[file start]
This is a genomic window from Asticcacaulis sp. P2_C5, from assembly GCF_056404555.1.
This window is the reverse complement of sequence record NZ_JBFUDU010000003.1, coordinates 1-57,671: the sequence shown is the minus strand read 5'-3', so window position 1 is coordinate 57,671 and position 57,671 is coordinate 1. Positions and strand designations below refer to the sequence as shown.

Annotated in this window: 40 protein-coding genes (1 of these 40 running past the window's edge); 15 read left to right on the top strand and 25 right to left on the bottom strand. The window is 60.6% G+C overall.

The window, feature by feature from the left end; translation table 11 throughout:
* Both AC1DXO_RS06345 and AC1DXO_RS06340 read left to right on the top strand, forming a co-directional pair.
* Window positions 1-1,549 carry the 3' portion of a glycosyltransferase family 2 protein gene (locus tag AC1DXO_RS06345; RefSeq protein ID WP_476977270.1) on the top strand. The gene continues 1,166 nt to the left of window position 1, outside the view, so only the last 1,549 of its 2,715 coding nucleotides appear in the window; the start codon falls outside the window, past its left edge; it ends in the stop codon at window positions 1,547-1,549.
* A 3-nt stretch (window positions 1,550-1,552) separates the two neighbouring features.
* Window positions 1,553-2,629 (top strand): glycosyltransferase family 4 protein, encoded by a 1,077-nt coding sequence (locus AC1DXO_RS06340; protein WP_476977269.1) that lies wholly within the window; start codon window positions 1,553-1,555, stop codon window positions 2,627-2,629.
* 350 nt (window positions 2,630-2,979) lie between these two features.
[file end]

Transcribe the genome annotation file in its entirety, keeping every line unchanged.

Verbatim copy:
This is a genomic window from Asticcacaulis sp. P2_C5, from assembly GCF_056404555.1.
This window is the reverse complement of sequence record NZ_JBFUDU010000003.1, coordinates 1-57,671: the sequence shown is the minus strand read 5'-3', so window position 1 is coordinate 57,671 and position 57,671 is coordinate 1. Positions and strand designations below refer to the sequence as shown.

Annotated in this window: 40 protein-coding genes (1 of these 40 running past the window's edge); 15 read left to right on the top strand and 25 right to left on the bottom strand. The window is 60.6% G+C overall.

The window, feature by feature from the left end; translation table 11 throughout:
* Both AC1DXO_RS06345 and AC1DXO_RS06340 read left to right on the top strand, forming a co-directional pair.
* Window positions 1-1,549 carry the 3' portion of a glycosyltransferase family 2 protein gene (locus tag AC1DXO_RS06345; RefSeq protein ID WP_476977270.1) on the top strand. The gene continues 1,166 nt to the left of window position 1, outside the view, so only the last 1,549 of its 2,715 coding nucleotides appear in the window; the start codon falls outside the window, past its left edge; it ends in the stop codon at window positions 1,547-1,549.
* A 3-nt stretch (window positions 1,550-1,552) separates the two neighbouring features.
* Window positions 1,553-2,629 (top strand): glycosyltransferase family 4 protein, encoded by a 1,077-nt coding sequence (locus AC1DXO_RS06340; protein WP_476977269.1) that lies wholly within the window; start codon window positions 1,553-1,555, stop codon window positions 2,627-2,629.
* 350 nt (window positions 2,630-2,979) lie between these two features.